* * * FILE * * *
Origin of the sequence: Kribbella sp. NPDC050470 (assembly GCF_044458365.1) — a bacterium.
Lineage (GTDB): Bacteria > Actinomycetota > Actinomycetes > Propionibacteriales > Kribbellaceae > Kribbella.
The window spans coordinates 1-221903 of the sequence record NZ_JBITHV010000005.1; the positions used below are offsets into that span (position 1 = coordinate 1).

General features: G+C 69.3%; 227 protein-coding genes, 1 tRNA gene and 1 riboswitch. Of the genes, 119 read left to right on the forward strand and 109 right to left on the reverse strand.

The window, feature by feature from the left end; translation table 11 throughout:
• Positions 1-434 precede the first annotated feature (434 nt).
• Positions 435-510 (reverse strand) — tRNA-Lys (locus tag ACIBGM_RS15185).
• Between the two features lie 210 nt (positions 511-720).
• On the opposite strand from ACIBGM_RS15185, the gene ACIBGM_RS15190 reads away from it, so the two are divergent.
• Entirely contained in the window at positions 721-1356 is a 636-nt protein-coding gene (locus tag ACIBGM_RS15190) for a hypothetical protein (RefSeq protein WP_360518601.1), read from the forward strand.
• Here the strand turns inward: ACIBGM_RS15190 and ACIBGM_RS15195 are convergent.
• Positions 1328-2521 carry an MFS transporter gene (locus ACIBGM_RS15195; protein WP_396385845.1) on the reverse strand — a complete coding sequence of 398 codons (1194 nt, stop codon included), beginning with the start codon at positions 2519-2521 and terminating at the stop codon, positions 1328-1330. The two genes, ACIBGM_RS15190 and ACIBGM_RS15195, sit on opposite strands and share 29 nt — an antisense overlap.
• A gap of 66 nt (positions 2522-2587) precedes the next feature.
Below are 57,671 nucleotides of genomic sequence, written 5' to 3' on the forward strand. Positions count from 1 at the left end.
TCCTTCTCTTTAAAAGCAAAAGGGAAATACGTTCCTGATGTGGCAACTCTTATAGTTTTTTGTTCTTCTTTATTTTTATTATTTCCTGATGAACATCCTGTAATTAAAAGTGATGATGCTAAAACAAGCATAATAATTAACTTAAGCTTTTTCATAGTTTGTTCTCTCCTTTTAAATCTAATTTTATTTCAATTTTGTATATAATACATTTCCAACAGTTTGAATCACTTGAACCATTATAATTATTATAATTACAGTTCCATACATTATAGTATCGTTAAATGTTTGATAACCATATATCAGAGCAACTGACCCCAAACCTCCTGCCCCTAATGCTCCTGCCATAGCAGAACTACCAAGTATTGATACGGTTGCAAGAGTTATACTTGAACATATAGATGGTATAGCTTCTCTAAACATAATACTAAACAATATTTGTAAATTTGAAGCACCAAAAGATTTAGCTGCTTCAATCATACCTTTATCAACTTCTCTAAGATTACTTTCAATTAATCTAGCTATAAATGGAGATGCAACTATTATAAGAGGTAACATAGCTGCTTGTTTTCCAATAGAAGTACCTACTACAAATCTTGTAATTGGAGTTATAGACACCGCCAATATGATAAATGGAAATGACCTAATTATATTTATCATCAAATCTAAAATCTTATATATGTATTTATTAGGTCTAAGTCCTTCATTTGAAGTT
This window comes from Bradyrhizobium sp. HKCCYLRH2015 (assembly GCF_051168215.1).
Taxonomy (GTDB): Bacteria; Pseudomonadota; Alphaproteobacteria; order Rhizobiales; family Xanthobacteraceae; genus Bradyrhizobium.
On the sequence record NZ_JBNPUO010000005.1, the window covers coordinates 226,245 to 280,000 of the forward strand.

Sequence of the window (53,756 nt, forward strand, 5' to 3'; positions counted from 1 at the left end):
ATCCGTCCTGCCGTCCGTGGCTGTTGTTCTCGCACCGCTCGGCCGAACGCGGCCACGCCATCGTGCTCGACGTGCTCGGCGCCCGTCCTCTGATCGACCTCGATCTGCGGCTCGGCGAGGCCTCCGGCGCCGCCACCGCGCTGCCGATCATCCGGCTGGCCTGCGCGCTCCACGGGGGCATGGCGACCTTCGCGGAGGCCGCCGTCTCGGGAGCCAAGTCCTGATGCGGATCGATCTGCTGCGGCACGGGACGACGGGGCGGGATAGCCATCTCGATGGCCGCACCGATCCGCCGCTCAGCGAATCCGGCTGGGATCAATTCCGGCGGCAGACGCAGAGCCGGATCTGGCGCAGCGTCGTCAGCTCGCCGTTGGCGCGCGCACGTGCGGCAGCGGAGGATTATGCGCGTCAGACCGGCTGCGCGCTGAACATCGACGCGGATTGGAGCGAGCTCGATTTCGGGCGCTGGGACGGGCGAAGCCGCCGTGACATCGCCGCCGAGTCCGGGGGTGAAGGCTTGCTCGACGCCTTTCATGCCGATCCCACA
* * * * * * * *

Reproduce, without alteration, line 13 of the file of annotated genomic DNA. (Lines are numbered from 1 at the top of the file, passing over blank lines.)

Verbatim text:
• A gap of 66 nt (positions 2522-2587) precedes the next feature.